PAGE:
My Day by Eleanor Roosevelt

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WASHINGTON, Thursday—I walked into my room at the White House this morning and looked out of the window. The beauty of the old magnolia tree made me gasp. The blossoms are at their very best and they are perfectly beautiful, bigger than any magnolia blossoms I know anywhere else. A small tree stands next to the old tree and the blossoms on that are just as big. I always think of the two as being like brothers, the older one shelters the younger one temporarily, but the young one is growing up straight and tall, ready to carry on when the older one goes.

Mrs. Somerville and I had an amusing experience on the train yesterday. I had made no reservation and had so many bags that I wanted a seat in the Pullman, but there were no seats to be had. A very kind gentleman dashed up and offered his stateroom, but I was not planning to take anybody else's accommodations.

The rather worried conductor finally offered us seats in a dead-end Pullman. He left us there and we had just settled ourselves comfortably, when we were discovered by a brakeman who was walking through from the rear of the train. He gave us one look and remarked, "Don't you ladies know you may be cut off at Harmon?"

We said we didn't know and so, with great courtesy, he offered to find out and be absolutely sure, adding that he'd "hate to see us left there by mistake." We looked for an adventure in Harmon, but everything went quite smoothly and we landed safely in the Grand Central Station.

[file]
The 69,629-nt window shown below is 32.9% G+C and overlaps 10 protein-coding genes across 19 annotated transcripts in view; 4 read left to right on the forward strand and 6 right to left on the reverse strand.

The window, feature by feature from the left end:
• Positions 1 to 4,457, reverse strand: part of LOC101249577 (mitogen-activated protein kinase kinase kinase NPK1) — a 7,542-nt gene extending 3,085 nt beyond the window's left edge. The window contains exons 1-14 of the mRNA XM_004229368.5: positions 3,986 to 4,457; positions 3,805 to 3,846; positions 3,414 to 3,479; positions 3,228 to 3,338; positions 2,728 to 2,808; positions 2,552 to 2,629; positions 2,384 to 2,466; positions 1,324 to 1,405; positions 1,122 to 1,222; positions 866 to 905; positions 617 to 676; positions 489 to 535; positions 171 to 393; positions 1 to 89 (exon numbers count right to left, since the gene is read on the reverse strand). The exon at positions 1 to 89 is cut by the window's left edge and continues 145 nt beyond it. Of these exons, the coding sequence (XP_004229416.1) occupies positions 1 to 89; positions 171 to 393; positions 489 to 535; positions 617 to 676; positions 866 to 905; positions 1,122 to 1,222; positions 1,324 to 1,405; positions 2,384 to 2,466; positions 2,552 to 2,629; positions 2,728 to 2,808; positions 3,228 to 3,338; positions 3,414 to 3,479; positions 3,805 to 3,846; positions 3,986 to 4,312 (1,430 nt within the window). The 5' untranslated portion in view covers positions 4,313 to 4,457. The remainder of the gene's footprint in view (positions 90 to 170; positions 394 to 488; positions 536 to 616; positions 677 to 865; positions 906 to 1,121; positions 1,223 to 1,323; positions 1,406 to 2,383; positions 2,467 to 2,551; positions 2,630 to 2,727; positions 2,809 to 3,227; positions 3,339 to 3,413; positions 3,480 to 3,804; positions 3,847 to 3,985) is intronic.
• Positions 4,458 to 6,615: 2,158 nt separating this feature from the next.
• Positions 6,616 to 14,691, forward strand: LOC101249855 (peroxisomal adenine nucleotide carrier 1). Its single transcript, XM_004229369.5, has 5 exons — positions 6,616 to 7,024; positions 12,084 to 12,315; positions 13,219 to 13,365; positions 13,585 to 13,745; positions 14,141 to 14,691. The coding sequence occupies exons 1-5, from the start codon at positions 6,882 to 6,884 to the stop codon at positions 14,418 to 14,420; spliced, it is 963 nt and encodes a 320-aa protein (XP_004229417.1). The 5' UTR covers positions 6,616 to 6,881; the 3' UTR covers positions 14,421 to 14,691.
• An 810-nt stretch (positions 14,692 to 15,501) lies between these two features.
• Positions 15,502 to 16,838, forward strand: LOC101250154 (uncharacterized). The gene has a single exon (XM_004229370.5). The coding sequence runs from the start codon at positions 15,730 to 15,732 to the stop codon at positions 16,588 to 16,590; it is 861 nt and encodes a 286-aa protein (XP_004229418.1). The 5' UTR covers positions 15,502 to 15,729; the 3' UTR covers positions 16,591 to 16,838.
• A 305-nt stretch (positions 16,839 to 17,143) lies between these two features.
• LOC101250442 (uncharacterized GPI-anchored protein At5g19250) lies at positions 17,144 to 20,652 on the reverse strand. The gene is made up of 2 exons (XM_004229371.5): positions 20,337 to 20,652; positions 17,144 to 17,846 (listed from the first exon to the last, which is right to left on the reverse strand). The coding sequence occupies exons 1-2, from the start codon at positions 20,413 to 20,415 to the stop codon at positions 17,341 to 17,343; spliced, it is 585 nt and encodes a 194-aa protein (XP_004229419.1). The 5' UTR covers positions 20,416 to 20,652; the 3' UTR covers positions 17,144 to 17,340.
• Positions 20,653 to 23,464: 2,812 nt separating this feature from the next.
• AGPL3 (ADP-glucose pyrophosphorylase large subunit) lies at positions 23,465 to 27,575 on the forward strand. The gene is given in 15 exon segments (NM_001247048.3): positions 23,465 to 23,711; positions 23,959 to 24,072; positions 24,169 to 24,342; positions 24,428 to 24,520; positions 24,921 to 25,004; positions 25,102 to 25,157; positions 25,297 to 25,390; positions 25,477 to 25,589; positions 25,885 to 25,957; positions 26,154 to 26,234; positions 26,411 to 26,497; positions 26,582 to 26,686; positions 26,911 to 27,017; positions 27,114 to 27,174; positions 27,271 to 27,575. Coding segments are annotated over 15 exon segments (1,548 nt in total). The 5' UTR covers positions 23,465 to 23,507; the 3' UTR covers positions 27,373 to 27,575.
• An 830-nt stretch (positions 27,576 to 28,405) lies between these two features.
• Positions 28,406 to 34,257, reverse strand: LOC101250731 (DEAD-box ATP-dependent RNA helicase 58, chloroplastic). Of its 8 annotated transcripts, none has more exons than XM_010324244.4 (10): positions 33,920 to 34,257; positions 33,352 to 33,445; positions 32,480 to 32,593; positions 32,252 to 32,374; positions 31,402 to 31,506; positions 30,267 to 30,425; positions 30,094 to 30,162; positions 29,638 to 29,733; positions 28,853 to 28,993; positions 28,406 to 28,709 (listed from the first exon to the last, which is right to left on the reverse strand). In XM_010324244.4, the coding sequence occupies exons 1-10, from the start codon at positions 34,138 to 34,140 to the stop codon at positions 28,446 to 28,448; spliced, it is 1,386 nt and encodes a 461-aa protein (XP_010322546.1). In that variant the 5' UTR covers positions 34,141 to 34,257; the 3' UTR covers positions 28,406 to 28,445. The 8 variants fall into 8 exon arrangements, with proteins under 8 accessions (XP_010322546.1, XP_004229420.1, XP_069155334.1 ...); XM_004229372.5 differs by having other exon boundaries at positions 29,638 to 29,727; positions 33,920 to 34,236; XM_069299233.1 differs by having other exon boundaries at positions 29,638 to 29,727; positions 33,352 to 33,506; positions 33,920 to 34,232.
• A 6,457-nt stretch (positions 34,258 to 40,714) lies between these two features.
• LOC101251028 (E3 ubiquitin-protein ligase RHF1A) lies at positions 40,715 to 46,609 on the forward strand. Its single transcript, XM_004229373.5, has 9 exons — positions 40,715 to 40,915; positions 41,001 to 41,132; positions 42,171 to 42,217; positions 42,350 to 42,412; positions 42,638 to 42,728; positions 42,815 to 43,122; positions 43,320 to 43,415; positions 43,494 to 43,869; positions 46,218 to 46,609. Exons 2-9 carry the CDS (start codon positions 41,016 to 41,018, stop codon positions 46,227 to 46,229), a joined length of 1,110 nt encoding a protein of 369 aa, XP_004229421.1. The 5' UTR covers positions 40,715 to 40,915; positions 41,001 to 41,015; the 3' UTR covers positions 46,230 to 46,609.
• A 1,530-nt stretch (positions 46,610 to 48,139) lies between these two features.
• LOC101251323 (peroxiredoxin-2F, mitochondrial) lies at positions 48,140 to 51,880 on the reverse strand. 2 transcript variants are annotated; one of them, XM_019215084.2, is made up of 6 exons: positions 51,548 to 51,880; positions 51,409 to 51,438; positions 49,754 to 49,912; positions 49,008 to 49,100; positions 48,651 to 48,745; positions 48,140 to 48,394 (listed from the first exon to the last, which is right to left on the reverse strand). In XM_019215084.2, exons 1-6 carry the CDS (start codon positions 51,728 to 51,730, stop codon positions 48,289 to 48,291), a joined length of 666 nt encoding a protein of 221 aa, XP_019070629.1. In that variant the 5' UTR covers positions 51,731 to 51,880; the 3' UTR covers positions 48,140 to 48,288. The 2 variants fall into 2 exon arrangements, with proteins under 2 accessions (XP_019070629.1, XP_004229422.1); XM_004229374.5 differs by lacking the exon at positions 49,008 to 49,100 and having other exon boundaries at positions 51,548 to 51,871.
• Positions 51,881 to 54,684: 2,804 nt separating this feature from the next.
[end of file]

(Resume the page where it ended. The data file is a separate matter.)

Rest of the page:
My real adventure came when I tried to find my son, Franklin, Jr., who was supposed to dine with me. A series of difficulties kept him from dinner, but we finally did go to see "The Two Bouquets" together and enjoyed it very much. There are some charming scenes and the costumes add enormously to the action of the play. The two plays I've seen this week cannot be considered anything but light entertainment, but both are well suited to a summer evening.

This morning I went to the 4—H Club encampment and was impressed by the handcraft work which was being taught and also by the quality of the youth to be found in this group. I take my hat off to Young America always, but, at the moment, I am deeply impressed by Young America from the rural communities.


(Copyright, 1938, by United Feature Syndicate, Inc.)

Names and Terms Mentioned or Referenced

  • Washington (D.C., United States) [ index ]

About this document

My Day by Eleanor Roosevelt, June 17, 1938

Roosevelt, Eleanor, 1884-1962
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Digital edition created by The Eleanor Roosevelt Papers Project The George Washington University 312 Academic Building 2100 Foxhall Road, NW Washington, DC 20007

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Digital edition published 2008, 2017 by
The Eleanor Roosevelt Papers Project

Available under licence from the Estate of Anna Eleanor Roosevelt.

Published with permission from the Estate of Anna Eleanor Roosevelt.

MEP edition publlished on 2008-06-30

TEI-P5 edition published on 2017-04-28

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Transcription created from a photocopy of a UFS wire copy of a My Day column instance archived at the Franklin D. Roosevelt Library.